Using exchange structure analysis to cast light on particular pedagogic practices in teaching Danish as a Second Language and History
This paper reports on findings from a project researching Danish as a Second Language (DSL). While official pedagogic discourse (Bernstein, 2000) is available in curriculum guidelines, the historically grounded relative autonomy of schools means that the actual pedagogic discourse of DSL varies in terms of teachers’ competencies. A deeply rooted progressivist approach to schooling combined with a more recent focus on national testing correlate with a Ministerial recommendation that DSL be taught embedded in the school’s other subjects (Undervisningsministeriet, 2005). This paper focuses on the pedagogic practices of one case of DSL embedded in a fifth grade History unit, taught in a Danish public school with 85% bilingual students. Exchange structure analysis (Martin, 1992; Martin & Rose, 2007) makes visible certain patterns of classroom discourse. With focus on the K1-move, which according to the theory is the only obligatory move in a knowledge exchange, analysis of the collected data shows, interestingly, that this move is often ambiguous or missing, which raises questions of a more general pedagogic nature, conceptualized here by the knower code from Legitimation Code Theory (Maton, 2000, forthcoming).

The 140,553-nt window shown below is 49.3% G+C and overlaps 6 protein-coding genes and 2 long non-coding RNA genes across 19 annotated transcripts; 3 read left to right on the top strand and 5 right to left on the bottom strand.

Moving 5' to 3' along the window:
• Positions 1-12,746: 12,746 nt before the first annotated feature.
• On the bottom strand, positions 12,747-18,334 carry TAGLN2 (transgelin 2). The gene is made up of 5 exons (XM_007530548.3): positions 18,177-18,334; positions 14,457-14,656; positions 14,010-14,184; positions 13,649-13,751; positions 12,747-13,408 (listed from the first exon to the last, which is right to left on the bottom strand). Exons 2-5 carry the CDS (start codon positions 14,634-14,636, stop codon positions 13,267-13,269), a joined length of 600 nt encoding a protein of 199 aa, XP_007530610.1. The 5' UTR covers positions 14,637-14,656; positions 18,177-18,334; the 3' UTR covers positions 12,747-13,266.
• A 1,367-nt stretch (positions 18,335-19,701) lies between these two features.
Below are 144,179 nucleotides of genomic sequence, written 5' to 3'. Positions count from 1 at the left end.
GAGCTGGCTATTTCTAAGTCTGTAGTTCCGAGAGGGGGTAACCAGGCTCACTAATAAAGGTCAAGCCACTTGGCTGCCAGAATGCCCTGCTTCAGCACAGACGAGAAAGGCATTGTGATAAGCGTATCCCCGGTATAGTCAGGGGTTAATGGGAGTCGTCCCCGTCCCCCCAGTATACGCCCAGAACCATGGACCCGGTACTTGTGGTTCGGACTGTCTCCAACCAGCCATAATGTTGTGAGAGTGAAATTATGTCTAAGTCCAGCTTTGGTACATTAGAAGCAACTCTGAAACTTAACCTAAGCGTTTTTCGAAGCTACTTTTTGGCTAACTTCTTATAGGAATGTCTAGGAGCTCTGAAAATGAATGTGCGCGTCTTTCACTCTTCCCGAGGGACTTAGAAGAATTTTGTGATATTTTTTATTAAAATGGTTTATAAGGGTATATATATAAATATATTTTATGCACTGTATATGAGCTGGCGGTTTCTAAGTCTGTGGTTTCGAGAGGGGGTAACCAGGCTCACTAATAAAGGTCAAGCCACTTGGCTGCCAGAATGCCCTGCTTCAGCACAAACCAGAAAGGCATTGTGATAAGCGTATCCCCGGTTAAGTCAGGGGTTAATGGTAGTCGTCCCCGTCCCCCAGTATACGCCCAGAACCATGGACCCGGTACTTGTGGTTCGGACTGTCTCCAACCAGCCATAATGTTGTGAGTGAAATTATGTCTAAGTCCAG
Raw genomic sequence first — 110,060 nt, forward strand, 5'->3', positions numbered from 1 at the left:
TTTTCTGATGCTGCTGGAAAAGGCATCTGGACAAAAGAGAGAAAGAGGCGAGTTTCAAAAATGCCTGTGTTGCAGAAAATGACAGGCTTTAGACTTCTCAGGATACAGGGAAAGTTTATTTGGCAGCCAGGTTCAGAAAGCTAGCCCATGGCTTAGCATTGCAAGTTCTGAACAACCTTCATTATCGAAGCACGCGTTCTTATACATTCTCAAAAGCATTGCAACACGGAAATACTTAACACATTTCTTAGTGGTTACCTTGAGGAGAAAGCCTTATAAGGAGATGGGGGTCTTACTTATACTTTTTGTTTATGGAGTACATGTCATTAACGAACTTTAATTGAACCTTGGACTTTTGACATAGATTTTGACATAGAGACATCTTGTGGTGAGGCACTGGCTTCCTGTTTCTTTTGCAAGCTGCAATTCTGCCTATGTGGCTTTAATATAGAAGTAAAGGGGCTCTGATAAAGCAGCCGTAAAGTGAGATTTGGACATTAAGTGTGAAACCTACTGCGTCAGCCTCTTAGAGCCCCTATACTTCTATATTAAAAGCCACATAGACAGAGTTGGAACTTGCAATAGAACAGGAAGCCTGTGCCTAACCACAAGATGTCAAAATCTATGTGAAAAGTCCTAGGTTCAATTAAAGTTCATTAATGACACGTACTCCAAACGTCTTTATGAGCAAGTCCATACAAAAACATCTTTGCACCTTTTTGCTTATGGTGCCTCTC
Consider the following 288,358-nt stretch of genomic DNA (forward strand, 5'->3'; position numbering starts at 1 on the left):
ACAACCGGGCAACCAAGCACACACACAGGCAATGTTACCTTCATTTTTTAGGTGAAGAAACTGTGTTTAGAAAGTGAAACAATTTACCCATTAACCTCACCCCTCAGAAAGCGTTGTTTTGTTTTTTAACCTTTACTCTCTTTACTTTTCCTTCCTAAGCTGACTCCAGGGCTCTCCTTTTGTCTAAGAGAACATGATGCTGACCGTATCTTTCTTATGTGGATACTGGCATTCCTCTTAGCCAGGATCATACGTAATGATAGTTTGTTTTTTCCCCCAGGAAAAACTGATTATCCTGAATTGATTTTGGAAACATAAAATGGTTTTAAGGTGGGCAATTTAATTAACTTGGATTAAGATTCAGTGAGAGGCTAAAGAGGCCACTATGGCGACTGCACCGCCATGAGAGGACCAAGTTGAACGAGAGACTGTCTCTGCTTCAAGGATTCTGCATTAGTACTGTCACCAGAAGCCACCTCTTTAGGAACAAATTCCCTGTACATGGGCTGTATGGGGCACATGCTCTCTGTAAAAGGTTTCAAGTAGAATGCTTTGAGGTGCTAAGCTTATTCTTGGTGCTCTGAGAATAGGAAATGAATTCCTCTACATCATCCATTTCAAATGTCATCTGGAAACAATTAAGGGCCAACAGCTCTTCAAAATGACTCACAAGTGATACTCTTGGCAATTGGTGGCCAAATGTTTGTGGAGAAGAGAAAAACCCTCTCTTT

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International Systemic Functional Congress 39, 2012